A property development company may seek damages if buyers are unable to complete on apartments in Belfast's Titanic Quarter, the High Court has heard.
Lawyers disclosed the potential alternative remedy in the case involving 12 customers being sued for failing to honour contracts at the flagship site.
Several defendants are fighting the action brought by Titanic Quarter Ltd by claiming they simply have no money.
A test case has been listed for next month to determine whether a defence of impecuniosity (a complete lack of cash) can shield them.
The company, owned by Dublin-based Harcourt Developments, issued writs against customers who signed up for apartments but are now struggling to secure finance.
Proceedings were triggered by plummeting property prices which have left some clients unable to secure mortgages for sales agreed at the height of the market.
Titanic Quarter Ltd is seeking orders for specific performance to compel the defendants to honour their side of the deal.
During a review hearing at the High Court today Lord Justice Girvan asked what happens if an order was granted but buyers cannot pay.
Michael Humphries, for the developer, said that was an issue his client was “grappling” with.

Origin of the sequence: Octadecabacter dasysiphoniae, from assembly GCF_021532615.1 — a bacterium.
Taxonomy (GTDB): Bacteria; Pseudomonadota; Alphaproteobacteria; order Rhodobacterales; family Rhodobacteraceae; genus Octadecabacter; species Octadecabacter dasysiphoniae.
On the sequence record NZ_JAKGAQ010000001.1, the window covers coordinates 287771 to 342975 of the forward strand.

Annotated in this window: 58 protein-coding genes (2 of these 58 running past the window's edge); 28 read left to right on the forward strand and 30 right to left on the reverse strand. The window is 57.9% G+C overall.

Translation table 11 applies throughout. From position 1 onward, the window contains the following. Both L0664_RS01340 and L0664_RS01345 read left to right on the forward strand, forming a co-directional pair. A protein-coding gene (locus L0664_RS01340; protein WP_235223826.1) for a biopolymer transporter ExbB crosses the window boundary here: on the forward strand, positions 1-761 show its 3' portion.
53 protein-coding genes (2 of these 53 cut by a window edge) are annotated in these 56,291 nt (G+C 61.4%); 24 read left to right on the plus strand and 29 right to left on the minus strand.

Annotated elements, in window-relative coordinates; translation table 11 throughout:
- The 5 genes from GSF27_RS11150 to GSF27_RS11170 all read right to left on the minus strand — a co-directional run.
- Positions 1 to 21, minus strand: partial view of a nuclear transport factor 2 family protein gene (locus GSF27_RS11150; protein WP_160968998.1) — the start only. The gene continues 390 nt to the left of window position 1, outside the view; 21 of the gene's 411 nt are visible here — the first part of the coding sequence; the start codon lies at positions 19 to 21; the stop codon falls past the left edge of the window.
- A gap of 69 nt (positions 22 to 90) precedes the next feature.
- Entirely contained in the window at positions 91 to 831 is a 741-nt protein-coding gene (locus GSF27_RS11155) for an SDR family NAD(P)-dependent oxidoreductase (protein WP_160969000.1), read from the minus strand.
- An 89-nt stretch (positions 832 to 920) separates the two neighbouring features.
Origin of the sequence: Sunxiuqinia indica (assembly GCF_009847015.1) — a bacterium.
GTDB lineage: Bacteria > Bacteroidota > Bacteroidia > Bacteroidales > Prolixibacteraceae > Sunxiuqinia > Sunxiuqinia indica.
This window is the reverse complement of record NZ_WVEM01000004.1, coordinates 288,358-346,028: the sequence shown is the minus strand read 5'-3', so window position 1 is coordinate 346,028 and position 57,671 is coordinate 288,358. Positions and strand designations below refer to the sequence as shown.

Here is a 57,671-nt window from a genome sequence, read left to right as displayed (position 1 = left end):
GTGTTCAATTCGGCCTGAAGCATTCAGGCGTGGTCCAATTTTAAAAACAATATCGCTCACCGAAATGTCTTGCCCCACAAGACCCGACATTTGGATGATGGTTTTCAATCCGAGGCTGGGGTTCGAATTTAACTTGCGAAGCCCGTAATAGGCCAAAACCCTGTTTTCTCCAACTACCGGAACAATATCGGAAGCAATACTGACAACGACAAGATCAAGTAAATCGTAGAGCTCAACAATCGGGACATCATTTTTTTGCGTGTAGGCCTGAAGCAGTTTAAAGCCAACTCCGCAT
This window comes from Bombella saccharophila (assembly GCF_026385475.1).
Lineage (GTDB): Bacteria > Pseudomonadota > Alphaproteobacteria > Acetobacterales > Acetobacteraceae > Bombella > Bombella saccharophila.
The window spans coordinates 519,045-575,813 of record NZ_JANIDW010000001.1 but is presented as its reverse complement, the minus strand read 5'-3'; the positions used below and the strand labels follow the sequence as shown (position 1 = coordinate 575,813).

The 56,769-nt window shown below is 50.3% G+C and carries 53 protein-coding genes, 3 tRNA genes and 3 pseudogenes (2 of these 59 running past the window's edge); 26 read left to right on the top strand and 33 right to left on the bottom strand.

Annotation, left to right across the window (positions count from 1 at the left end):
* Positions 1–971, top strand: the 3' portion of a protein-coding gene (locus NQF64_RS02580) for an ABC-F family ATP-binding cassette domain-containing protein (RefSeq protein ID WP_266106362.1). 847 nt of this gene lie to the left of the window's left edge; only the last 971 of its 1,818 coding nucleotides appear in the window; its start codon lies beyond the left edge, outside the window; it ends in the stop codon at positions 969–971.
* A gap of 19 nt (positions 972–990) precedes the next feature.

He said the difficulty was in distinguishing between those who genuinely have no money and others “who may be taking advantage of the bandwagon”.
Mr Humphries acknowledged there could be little point in trying to enforce an order on someone who is unable to complete. He confirmed another option in those circumstances would be to seek damages instead.
“The developer may think in years to come when property prices improve there may be some chance of it coming to fruition,” the barrister said.
But although Mr Humphries indicated some of the cases could end in claims for damages, he stressed his current instructions were to seek specific performance.
Titanic Quarter Ltd is one of a number of high-profile developers in Northern Ireland to bring cases over uncompleted contracts at new complexes in Belfast.
Lawyers for Big Picture Developments, who developed the Ormeau Bakery apartments, and PBN, who were behind the Woodlands Manor development, have been in the High Court regularly.